Underrated Dirk Nowitzki Joins Elite 30,000 Point ClubDirk Nowitzki joined the 30,000 point club on Wednesday night, scoring 25 points in Dallas' 122-111 win over the L.A. Lakers. Pro basketball fans are on a first name (or nickname) basis with the other six members of that club: Kareem, Mailman, Kobe, Jordan, Wilt, Dr. J.
Julius "Dr. J" Erving is the most overlooked member of the club, because many media outlets inexplicably fail to account for his ABA points--but Erving deserves recognition as the first "mid-size" player to break the 30,000 point barrier, a feat only accomplished by Kareem Abdul-Jabbar and Wilt Chamberlain at the time that Erving joined the club in 1987; indeed, it would be 14 years after Erving retired before Jordan (in his second comeback, this time as a Wizard) became the club's fourth member and just second "mid-size" player, a feat matched about a decade later by the club's third and final "mid-size" member, Kobe Bryant. Kareem, Wilt and Dirk are/were at least 7-feet tall, while Mailman was a 6-9 power player, a description also befitting LeBron James (who is on track to be the next player to join the club).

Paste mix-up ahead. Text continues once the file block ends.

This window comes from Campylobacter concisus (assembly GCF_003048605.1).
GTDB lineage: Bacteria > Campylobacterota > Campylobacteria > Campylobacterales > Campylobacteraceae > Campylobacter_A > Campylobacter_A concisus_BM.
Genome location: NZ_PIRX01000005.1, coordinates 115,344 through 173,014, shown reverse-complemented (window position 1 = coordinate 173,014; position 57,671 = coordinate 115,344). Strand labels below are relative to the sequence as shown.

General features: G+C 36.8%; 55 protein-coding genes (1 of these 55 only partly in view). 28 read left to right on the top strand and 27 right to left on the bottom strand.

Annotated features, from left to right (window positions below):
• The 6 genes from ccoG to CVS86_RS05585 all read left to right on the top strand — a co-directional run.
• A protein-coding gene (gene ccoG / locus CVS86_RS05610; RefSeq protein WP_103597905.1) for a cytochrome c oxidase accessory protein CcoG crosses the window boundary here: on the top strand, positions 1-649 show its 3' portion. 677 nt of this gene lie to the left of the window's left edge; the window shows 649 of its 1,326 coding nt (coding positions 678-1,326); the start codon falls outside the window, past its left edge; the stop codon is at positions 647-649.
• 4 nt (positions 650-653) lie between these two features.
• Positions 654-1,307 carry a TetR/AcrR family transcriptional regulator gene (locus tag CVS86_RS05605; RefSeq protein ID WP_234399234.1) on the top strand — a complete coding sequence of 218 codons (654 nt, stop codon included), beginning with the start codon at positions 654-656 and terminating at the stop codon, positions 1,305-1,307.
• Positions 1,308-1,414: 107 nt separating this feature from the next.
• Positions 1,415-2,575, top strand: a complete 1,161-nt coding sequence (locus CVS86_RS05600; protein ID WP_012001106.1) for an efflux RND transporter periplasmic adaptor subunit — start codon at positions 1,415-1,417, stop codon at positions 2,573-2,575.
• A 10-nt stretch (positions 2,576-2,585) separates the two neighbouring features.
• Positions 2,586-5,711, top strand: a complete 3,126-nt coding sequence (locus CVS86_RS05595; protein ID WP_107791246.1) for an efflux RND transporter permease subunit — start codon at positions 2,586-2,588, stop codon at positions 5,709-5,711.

While Erving is the club's most overlooked player and is a highly underrated player as well, Nowitzki may be the most underrated 30,000 point scorer. He is perceived by many as "just" a jump shooter but Nowitzki in his prime could score from anywhere on the court. Nowitzki was also a very good rebounder, particularly early in his career when he tied Kareem Abdul-Jabbar's record by posting at least 30 points and at least 15 rebounds in four straight playoff games--something that Wilt and Shaq and Moses never accomplished. Think about that for a moment and then also consider that Nowitzki is one of just four players who have averaged at least 25 ppg and 10 rpg in the postseason, joining Bob Pettit, Elgin Baylor and Hakeem Olajuwon; he performed even better in the playoffs than he did in the regular season, which is a rare trait. Nowitzki notched 29 playoff games with at least 30 points and at least 10 rebounds, four more than Larry Bird; the career leader is Baylor (56) and the only other players ahead of Nowitzki are Abdul-Jabbar, Shaquille O'Neal, Karl Malone, Wilt Chamberlain, Olajuwon, Pettit and Tim Duncan. Nowitzki was never a great defender but as he got older, wiser and stronger he learned how to use his length and his foot speed to be at least adequate at that end of the court.
Nowitzki has to be included on the short list of greatest power forwards of all-time. In the post Michael Jordan era, I would rank him behind only Tim Duncan. Kevin Garnett fans may go ballistic after reading that sentence, but Nowitzki did more with less over a longer period of time than Garnett did; Garnett spent most of his career struggling to get out of the first round of the playoffs and when he won a championship he was one cog in the Big Three. Nowitzki was without question a better clutch player than Garnett, who only enjoyed any playoff success when he was paired with someone else who was willing and able to make big shots down the stretch (Sam Cassell in Minnesota, Paul Pierce and Ray Allen in Boston).
posted by David Friedman @ 4:10 AM